T F m
August 31, 2011

Higher education is what economists call an “experiential good,” something you can’t fully understand until after you purchase and experience it.


T F m
August 31, 2011

Most admissions directors don’t lose any sleep over the number of brochures they send out. The more applications, the lower the admission rate, the better the college looks. But Brenzel’s Jesuit training and philosophical education gnawed at him. Inducing unqualified students to apply seemed ethically suspect. What if, because of him, they failed to apply to a good school that would have them? What if he prevented them from making the right match?

He also knew that, by definition, he was missing the most brilliant, interesting, and multidimensional students who happened to fall just short of the threshold SAT. They were out there, somewhere. But he couldn’t see them, and they didn’t know that he was looking.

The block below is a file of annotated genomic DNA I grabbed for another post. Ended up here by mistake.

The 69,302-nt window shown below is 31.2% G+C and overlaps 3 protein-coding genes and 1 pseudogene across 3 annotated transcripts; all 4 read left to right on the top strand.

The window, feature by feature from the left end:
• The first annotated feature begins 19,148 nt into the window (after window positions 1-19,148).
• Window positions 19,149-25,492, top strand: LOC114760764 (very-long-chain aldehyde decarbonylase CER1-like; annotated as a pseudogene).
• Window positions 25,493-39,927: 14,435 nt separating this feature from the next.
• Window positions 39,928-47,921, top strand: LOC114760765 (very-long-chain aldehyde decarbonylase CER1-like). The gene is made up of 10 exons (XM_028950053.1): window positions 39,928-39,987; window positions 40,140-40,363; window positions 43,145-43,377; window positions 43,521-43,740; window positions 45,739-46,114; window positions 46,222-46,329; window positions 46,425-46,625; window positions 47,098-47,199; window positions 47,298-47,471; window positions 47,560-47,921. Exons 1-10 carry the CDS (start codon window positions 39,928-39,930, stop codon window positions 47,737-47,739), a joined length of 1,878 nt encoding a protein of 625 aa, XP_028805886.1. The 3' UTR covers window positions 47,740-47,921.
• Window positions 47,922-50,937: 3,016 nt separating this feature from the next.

T F m
August 31, 2011

Most admissions directors don’t lose any sleep over the number of brochures they send out. The more applications, the lower the admission rate, the better the college looks. But Brenzel’s Jesuit training and philosophical education gnawed at him. Inducing unqualified students to apply seemed ethically suspect. What if, because of him, they failed to apply to a good school that would have them? What if he prevented them from making the right match?

He also knew that, by definition, he was missing the most brilliant, interesting, and multidimensional students who happened to fall just short of the threshold SAT. They were out there, somewhere. But he couldn’t see them, and they didn’t know that he was looking.


T F m
August 31, 2011

Media Archeology Festival

Rewind – Play – Fast Forward

September 15-17, 2011

All Events are FREE

Aurora Picture Show presents the 8th annual Media Archeology Festival Thursday, September 15 through Saturday, September 17, 2011 in Houston. Taking place at venues across the city, including The Orange Show and Menil park, the festival is presented in collaboration with the University of Houston Cynthia Woods Mitchell Center for the Arts. This multi-media festival showcases artists who use, manipulate, recycle and reinvent electronic media to create live multidisciplinary performances.